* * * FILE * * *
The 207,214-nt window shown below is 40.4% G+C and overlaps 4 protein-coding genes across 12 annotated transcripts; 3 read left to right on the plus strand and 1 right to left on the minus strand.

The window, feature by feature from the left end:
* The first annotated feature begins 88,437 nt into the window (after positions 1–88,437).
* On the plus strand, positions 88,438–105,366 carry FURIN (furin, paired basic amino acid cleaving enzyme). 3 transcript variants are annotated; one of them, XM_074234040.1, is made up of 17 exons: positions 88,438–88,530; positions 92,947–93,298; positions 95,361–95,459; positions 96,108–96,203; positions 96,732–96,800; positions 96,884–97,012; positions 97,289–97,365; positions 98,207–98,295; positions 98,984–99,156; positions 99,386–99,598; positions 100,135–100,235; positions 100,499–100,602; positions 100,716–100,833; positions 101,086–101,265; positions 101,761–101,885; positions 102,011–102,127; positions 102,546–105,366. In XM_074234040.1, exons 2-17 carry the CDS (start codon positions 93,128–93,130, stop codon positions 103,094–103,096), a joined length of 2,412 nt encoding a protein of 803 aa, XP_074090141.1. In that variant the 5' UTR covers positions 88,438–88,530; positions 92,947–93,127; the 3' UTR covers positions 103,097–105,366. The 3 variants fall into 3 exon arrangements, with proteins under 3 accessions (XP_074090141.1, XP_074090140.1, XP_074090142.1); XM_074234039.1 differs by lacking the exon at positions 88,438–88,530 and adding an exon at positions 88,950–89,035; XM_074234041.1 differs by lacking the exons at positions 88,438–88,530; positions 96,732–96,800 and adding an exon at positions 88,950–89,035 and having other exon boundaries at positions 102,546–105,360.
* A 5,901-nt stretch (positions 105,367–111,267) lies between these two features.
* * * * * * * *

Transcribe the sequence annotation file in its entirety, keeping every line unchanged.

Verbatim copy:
The 207,214-nt window shown below is 40.4% G+C and overlaps 4 protein-coding genes across 12 annotated transcripts; 3 read left to right on the plus strand and 1 right to left on the minus strand.

The window, feature by feature from the left end:
* The first annotated feature begins 88,437 nt into the window (after positions 1–88,437).
* On the plus strand, positions 88,438–105,366 carry FURIN (furin, paired basic amino acid cleaving enzyme). 3 transcript variants are annotated; one of them, XM_074234040.1, is made up of 17 exons: positions 88,438–88,530; positions 92,947–93,298; positions 95,361–95,459; positions 96,108–96,203; positions 96,732–96,800; positions 96,884–97,012; positions 97,289–97,365; positions 98,207–98,295; positions 98,984–99,156; positions 99,386–99,598; positions 100,135–100,235; positions 100,499–100,602; positions 100,716–100,833; positions 101,086–101,265; positions 101,761–101,885; positions 102,011–102,127; positions 102,546–105,366. In XM_074234040.1, exons 2-17 carry the CDS (start codon positions 93,128–93,130, stop codon positions 103,094–103,096), a joined length of 2,412 nt encoding a protein of 803 aa, XP_074090141.1. In that variant the 5' UTR covers positions 88,438–88,530; positions 92,947–93,127; the 3' UTR covers positions 103,097–105,366. The 3 variants fall into 3 exon arrangements, with proteins under 3 accessions (XP_074090141.1, XP_074090140.1, XP_074090142.1); XM_074234039.1 differs by lacking the exon at positions 88,438–88,530 and adding an exon at positions 88,950–89,035; XM_074234041.1 differs by lacking the exons at positions 88,438–88,530; positions 96,732–96,800 and adding an exon at positions 88,950–89,035 and having other exon boundaries at positions 102,546–105,360.
* A 5,901-nt stretch (positions 105,367–111,267) lies between these two features.